By Lester Ledesma
Morning in Angkor often comes with a rooster’s crow, the chanting of Buddhist monks – and the footsteps of countless tourists arriving to see its world-famous city of ruins. On this instance, though, I am well away from the tour buses. In fact, I am standing alone on a distant hilltop, basking in the sights and sounds of timeless Cambodia. Before me are a heap of laterite bricks strewn like huge Lego pieces on the grass – the remains of a little-known temple called Phnom Bok.
Despite the centuries of decay, it is still possible to envision the look of this 10th Century structure. There’s a central sanctuary adorned with bas reliefs of devatas, or female Hindu deities. Facing it are three towers and a narrow walkway leading down the hillside. Back in its day, this was probably surrounded by a village of Brahmins and commoners; today there is only jungle around it.
In the stillness, it is easy to pretend that I am the first person to see these relics in over a thousand years. Indeed, instances like these are special – and admittedly quite rare in a place that sees over two million visitors annually. I savour these quiet moments, then decide that now is the time to use that precious roll of film that I’ve been saving. I bring out my rangefinder, a Zorki-6, and load into it my last roll of Colpan 100.
Now before you say “Col-what?”, let me explain: Colpan 100 was a brand of discontinued black-and-white film that (as far as I know) was available only in the Philippines where I grew up. I have no idea who made it, or where it was made (probably China), except that it was dirt-cheap at less than US$4 each, and it came encased in a cardboard roll, not a plastic tub.
Nevertheless, in a country where photography was considered an expensive pursuit, Colpan was a favourite of amateur shutterbugs and students. We loved its distinct grain and its nuanced midtones, and its seeming impervious to bad developing. From the mid-90’s up until around 2005 (when it disappeared from store shelves) it was pretty much the “the poor man’s Tri-X”.
So it was to my delight when, a few months back, I came across a roll of Colpan 100 displayed in a photo shop window somewhere in smalltown Philippines. The shop owner even forgot all about it – for how long I can only infer from the film’s 2007 expiry date. Let’s just say that the film now loaded into my Zorki-6 could well be the last roll of unexposed Colpan 100 on Earth – in which case, I figured a worthy subject would do it justice.
Since this emulsion is more than a decade old, I decide to shoot it at ISO 80 and then develop slightly longer with D76 to compensate for its loss of sensitivity (a common effect of long-expired film). Whether or not I would get any decent picture out of this roll is for fate to decide.
I poke around Phnom Bok and fire off a few frames with the Zorki and an attached LTM-mount Snapshot-Skopar 25mm f4 lens. This Russian-made Leica “clone” camera, with its all-metal chassis and 1960’s-era styling, feels like the perfect accessory to the occasion. Its built-in viewfinder sees at the equivalent of around 40mm, though, so a KMZ universal turret finder set at 28mm helps me estimate my framelines.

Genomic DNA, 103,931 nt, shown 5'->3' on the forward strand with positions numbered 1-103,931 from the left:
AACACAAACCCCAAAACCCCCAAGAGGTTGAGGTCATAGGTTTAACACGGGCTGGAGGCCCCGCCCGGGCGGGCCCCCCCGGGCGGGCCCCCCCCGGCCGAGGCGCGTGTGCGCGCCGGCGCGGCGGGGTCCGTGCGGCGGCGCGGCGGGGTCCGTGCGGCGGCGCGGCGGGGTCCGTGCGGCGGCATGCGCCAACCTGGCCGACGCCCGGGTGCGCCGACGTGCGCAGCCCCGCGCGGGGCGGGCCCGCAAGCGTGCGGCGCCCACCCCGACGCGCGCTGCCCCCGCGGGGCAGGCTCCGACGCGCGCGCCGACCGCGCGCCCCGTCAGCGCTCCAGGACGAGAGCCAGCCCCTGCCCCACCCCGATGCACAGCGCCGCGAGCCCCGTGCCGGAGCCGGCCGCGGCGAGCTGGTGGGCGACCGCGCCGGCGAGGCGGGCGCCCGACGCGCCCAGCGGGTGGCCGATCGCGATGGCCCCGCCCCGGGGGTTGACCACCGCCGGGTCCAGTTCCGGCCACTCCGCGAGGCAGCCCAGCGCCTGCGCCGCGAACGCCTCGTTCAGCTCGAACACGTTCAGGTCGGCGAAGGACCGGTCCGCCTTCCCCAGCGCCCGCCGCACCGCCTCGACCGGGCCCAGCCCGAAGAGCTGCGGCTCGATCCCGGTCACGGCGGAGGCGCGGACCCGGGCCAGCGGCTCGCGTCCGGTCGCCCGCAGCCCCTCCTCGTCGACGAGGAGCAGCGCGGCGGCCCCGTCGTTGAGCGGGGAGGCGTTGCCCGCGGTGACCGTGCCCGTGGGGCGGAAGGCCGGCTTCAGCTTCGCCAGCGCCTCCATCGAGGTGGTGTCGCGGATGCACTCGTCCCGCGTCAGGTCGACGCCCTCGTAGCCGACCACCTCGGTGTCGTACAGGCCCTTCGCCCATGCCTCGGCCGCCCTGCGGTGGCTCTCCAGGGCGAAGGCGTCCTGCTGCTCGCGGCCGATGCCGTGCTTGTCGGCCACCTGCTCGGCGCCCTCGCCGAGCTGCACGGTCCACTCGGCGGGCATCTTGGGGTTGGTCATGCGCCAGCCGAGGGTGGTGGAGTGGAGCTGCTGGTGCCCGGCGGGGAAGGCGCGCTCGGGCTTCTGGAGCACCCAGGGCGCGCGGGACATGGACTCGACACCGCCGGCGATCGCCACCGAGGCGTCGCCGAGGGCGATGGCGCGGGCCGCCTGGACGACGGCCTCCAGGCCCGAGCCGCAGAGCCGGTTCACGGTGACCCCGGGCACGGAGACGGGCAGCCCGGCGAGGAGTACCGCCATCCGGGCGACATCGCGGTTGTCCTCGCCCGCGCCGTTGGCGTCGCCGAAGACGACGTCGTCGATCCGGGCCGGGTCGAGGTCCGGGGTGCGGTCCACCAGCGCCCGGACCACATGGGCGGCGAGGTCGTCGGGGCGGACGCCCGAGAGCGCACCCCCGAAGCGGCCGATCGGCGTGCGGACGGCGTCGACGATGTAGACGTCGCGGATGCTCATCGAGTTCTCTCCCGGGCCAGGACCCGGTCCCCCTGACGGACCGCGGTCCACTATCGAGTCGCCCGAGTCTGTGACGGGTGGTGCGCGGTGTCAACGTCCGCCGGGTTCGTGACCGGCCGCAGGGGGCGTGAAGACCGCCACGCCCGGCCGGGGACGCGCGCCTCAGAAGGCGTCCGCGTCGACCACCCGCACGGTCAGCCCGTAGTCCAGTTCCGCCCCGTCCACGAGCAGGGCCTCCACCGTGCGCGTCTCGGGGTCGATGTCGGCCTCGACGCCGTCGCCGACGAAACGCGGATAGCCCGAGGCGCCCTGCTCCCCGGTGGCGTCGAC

And because this camera has no built-in meter, I recite the “Sunny-16” numbers in my head before every shutter press – a practice drilled into me during my early shooting years. Afterwards, I head over to the crown jewel of the ancient Khmer empire – the famous Angkor Wat – to finish off the rest of the roll.
There is plenty to see in this sprawling 163-hectare Hindu-Buddhist monument. Built in the 12th Century, it captured the imagination of explorers with its ornate bas relief galleries featuring Hindu gods and Khmer warrior-kings. However, at ISO 80 (also because the Zorki-6 doesn’t have any slow shutter speeds) I can’t shoot much inside its cavernous corridors. Instead, I concentrate on the exteriors; the battered singha lion statues guarding its gates, the crumbling moss-covered walls, and the perfectly symmetrical towers surrounding its main sanctuary.
Just when I am down to my last two frames of Colpan, I come across an interesting scene: a novice monk bestowing a water blessing to a local devotee. I screw on my Industar 61LD 55mm f2.8 lens and line up to get a portrait of this young monk at work. Drops of holy water splatter my Zorki-6 – maybe it will help ensure that I get some good shots out of this roll.
Back home in my studio, I dunk this precious emulsion in 1:1 D76, extending the developing time by a few minutes. The images came out nicely with a bit of random elements thrown in. Somewhere along the way my Zorki-6 sprung a light leak, giving a rather timeless documentary flavour to my shots.
The holy water must have worked – by capturing the exquisite Angkor ruins on my Colpan 100, I’ve given proper homage to this memorable film.
Travel writer and photographer Lester V Ledesma covers the world for the likes of Conde Nast Traveler, Travel+Leisure and Asian Geographic. He also leads photography workshop-tours to some of Asia’s most exotic destinations. Follow him on Instagram at @skylightimages and @worldphototreks
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Beautiful photos. You did really well with the film, very impressive. I have travelled there and would love to go back with a film camera. A super choice for such a precious film.
Thanks Peggy! I was half worried that nothing would come out, but like I noticed all those years I used Colpan, this thing took wild guessdeveloping times well 😅